Patch Tuesday roundup for July 2024

· 2 MIN READ · MATT JASTRAM · JUL 10, 2024

This Patch Tuesday includes 143 published CVEs from Microsoft.

The July 2024 edition of Patch Tuesday is live, and our team reviewed the released patches (so you don’t have to). Here are our top takeaways.


Microsoft’s July release was massive at 143 patches—a big jump from 53 in June! Regarding exploit risk, this month’s patches address a few vulnerabilities that are already known to be exploited by attackers. Even as we wrote this, the CISA exploit database sent notifications for:

  • CVE-2024-38112 Spoofing Vulnerability: This vulnerability leverages a cleverly crafted file to spoof file extensions and launch Internet Explorer (though it’s now a legacy browser, Internet Explorer is still part of the Windows Operating system). Internet Explorer was retired in favor of more secure browsers, but this attack allows an attacker to launch Internet Explorer and potentially execute other code. Attackers deliver the file via phishing and, according to Checkpoint, this vulnerability has been known and used some in the last year. If you want to learn more about it, we recommend Checkpoint’s article.
  • CVE-2024-38080 Elevation-of-Privilege (EoP): A second zero day allows an attacker to reach “system” level privileges by exploiting a Hyper-V vulnerability. It’s best to ensure that access to servers running Hyper-V is restricted: they should not be directly exposed to the internet and should have access to the systems restricted even within the network. If attackers gain access to this system and leverage this vulnerability, all virtual systems hosted on the server are at serious risk. Patching this vulnerability adds another barrier to attackers and potentially provides more time to detect activity within your environment.

Out of the 143 total vulnerabilities, here are others that we found to be noteworthy:

  • CVE-2024-38021 Microsoft Office Remote Code Execution Vulnerability: Attackers can leverage this Outlook vulnerability to execute arbitrary code, potentially leading to a data breach. The Microsoft ‘important’ designation continues to be questioned by the original vulnerability reporter (see RCE Vulnerability Uncovered in Microsoft Outlook), and with good reason: it appears some situations exist where the vulnerability doesn’t require interaction from users. We recommend patching as soon as you are able.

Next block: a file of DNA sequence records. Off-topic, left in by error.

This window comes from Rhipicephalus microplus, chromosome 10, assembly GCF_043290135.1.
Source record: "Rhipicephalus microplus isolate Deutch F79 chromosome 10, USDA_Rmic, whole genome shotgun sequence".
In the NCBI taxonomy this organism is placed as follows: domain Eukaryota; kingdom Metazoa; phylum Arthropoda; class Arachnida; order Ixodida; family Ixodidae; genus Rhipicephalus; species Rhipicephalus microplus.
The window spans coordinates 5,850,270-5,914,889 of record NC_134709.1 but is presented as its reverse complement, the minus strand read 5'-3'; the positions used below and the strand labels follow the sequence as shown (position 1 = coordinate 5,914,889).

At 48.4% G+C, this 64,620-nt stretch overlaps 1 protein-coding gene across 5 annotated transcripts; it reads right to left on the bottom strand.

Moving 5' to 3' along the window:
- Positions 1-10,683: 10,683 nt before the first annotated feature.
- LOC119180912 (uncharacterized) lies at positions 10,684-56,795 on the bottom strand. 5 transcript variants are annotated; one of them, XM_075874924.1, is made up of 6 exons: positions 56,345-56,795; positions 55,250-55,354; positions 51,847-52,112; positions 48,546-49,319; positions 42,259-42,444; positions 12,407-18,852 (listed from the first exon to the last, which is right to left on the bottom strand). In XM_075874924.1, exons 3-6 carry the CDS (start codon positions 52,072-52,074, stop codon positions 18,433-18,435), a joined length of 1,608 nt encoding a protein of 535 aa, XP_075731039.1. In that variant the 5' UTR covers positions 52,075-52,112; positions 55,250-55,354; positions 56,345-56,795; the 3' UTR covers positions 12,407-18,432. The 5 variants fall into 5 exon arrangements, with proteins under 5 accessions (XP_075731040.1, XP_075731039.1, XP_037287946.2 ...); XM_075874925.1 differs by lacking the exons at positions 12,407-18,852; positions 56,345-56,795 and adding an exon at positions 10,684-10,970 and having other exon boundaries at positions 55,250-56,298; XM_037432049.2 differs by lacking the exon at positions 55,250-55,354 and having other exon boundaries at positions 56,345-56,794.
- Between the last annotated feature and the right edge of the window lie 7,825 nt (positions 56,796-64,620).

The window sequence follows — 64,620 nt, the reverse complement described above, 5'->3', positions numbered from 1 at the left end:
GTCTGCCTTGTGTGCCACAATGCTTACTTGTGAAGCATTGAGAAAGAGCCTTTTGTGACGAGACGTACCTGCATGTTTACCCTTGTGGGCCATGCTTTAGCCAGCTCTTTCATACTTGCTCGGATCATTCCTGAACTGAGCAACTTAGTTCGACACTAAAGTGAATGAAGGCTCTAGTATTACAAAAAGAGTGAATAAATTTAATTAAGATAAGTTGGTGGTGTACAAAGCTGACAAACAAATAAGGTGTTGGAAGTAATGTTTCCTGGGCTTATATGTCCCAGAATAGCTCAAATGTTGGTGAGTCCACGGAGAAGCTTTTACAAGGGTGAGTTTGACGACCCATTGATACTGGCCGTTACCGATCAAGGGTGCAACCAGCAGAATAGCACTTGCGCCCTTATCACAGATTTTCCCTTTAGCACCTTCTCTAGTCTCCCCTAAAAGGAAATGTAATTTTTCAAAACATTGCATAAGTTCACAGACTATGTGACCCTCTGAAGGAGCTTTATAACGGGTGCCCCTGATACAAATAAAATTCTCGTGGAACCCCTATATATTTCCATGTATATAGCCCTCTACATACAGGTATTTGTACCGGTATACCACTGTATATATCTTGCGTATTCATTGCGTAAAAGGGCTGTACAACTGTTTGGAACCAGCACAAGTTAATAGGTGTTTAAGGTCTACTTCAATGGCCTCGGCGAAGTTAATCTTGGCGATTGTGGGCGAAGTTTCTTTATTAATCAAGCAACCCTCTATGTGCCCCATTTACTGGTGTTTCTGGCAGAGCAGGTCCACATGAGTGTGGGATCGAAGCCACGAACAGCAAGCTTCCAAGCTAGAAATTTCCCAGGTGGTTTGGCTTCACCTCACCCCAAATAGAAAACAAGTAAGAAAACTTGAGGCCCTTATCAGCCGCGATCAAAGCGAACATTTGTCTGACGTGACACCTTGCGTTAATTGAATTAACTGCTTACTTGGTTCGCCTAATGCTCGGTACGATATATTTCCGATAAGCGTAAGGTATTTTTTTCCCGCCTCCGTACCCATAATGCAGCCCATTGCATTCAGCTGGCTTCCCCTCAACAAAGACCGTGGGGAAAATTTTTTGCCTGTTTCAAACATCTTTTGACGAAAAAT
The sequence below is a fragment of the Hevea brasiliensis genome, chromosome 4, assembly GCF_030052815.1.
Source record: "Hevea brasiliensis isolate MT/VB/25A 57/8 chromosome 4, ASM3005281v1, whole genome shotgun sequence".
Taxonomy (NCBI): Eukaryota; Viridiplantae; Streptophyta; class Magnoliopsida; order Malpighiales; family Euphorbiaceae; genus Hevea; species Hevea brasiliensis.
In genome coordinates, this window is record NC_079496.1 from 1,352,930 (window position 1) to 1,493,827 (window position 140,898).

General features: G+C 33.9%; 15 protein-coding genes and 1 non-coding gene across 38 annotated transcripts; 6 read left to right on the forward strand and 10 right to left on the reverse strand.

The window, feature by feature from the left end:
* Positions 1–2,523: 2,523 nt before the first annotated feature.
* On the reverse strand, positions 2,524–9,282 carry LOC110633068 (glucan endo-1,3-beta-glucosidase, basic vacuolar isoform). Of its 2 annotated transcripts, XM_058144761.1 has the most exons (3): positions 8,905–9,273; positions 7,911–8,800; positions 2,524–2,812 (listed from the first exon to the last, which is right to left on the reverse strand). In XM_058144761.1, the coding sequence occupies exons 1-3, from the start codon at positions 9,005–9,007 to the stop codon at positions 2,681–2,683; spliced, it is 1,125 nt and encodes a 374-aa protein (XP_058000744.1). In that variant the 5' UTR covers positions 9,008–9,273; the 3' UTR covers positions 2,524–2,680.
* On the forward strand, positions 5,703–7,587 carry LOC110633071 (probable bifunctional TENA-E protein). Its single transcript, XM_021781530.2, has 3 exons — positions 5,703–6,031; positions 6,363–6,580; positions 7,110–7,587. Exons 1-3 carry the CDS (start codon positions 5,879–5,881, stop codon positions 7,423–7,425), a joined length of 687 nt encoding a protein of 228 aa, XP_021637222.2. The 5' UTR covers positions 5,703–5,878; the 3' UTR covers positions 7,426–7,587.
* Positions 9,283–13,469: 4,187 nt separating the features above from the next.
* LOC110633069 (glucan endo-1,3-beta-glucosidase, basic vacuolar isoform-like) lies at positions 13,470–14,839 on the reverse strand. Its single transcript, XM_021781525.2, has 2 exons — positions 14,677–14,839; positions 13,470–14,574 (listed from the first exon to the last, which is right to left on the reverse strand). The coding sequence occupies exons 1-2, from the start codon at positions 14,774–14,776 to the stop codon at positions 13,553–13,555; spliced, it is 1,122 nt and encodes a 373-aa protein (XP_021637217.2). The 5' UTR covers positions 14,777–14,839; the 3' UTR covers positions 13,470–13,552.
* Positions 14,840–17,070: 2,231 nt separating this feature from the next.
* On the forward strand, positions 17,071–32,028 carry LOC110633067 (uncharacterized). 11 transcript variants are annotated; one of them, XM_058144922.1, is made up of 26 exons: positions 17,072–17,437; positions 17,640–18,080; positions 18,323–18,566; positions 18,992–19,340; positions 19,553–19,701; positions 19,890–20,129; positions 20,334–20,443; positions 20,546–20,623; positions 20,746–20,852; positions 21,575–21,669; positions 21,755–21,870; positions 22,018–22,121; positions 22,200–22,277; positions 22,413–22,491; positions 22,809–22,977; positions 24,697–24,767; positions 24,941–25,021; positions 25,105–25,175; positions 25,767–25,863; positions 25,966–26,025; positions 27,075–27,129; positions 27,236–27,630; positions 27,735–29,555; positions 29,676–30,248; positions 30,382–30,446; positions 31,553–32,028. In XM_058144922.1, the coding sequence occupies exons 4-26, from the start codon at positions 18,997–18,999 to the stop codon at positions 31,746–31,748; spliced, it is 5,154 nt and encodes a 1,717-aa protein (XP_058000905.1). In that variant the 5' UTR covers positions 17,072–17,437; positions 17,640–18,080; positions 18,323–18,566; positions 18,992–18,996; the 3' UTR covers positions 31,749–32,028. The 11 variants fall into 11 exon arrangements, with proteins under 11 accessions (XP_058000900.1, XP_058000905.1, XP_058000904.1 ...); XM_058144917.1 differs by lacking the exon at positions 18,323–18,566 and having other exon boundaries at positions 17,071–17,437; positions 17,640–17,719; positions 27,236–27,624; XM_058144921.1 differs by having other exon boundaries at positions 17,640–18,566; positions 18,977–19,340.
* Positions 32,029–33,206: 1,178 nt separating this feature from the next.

• CVE-2024-35264 .NET and Visual Studio Remote Code Execution Vulnerability: Yet another zero day, Microsoft states, “An attacker could exploit this [vulnerability] by closing an http/3 stream while the request body is being processed leading to a race condition,” thus leading to RCE. Microsoft has multiple Visual Studio versions that require updates—we recommend taking action (i.e., updating).
  • CVE-2024-38074, CVE-2024-38076, & CVE-2024-38077 Windows Remote Desktop Licensing Service (WRDLS) Remote Code Execution Vulnerabilities: Imagine creative attackers developing a well-crafted packet to a remote desktop licensing server, allowing them to successfully achieve RCE on a service you forgot was even enabled. We recommend patching it, and if the WRDLS service is no longer needed, disable.
  • CVE-2024-37985 Systematic Identification and Characterization of Proprietary Prefetchers: Intel assigned this CVE to impacted ARM-based operating systems. A successful threat actor could view heap memory from a privileged process running on the server, potentially exposing sensitive information in memory. Anytime a third party like Intel takes measures to fix a vulnerability, take note and take advantage of the Windows updates Microsoft posted.

That’s it for this month. If you have any questions about these specific vulnerabilities (and others on the Patch Tuesday list)—or if you’re interested in learning how Expel Vulnerability Prioritization can give you context for your own environment—get in touch.